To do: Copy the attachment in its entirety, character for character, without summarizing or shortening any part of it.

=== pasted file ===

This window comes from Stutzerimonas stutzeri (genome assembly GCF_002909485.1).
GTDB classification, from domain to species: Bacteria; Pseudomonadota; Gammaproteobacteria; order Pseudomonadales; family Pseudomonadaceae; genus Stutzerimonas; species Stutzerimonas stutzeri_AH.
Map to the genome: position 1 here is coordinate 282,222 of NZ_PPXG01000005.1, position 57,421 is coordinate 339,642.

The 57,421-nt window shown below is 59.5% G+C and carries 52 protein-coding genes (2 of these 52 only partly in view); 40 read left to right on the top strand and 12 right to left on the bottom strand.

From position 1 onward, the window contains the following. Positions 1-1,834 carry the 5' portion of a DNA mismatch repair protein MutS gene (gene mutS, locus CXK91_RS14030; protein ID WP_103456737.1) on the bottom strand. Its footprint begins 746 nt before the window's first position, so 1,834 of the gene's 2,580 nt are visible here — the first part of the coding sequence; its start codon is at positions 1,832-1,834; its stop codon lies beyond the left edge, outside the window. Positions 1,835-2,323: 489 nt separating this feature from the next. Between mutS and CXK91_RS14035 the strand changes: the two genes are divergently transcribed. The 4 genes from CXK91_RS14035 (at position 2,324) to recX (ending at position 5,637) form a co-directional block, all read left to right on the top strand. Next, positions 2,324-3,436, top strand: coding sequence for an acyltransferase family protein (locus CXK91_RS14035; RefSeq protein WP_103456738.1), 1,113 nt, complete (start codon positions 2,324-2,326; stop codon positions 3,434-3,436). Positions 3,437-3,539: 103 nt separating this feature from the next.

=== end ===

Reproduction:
This window comes from Stutzerimonas stutzeri (genome assembly GCF_002909485.1).
GTDB classification, from domain to species: Bacteria; Pseudomonadota; Gammaproteobacteria; order Pseudomonadales; family Pseudomonadaceae; genus Stutzerimonas; species Stutzerimonas stutzeri_AH.
Map to the genome: position 1 here is coordinate 282,222 of NZ_PPXG01000005.1, position 57,421 is coordinate 339,642.

The 57,421-nt window shown below is 59.5% G+C and carries 52 protein-coding genes (2 of these 52 only partly in view); 40 read left to right on the top strand and 12 right to left on the bottom strand.

From position 1 onward, the window contains the following. Positions 1-1,834 carry the 5' portion of a DNA mismatch repair protein MutS gene (gene mutS, locus CXK91_RS14030; protein ID WP_103456737.1) on the bottom strand. Its footprint begins 746 nt before the window's first position, so 1,834 of the gene's 2,580 nt are visible here — the first part of the coding sequence; its start codon is at positions 1,832-1,834; its stop codon lies beyond the left edge, outside the window. Positions 1,835-2,323: 489 nt separating this feature from the next. Between mutS and CXK91_RS14035 the strand changes: the two genes are divergently transcribed. The 4 genes from CXK91_RS14035 (at position 2,324) to recX (ending at position 5,637) form a co-directional block, all read left to right on the top strand. Next, positions 2,324-3,436, top strand: coding sequence for an acyltransferase family protein (locus CXK91_RS14035; RefSeq protein WP_103456738.1), 1,113 nt, complete (start codon positions 2,324-2,326; stop codon positions 3,434-3,436). Positions 3,437-3,539: 103 nt separating this feature from the next.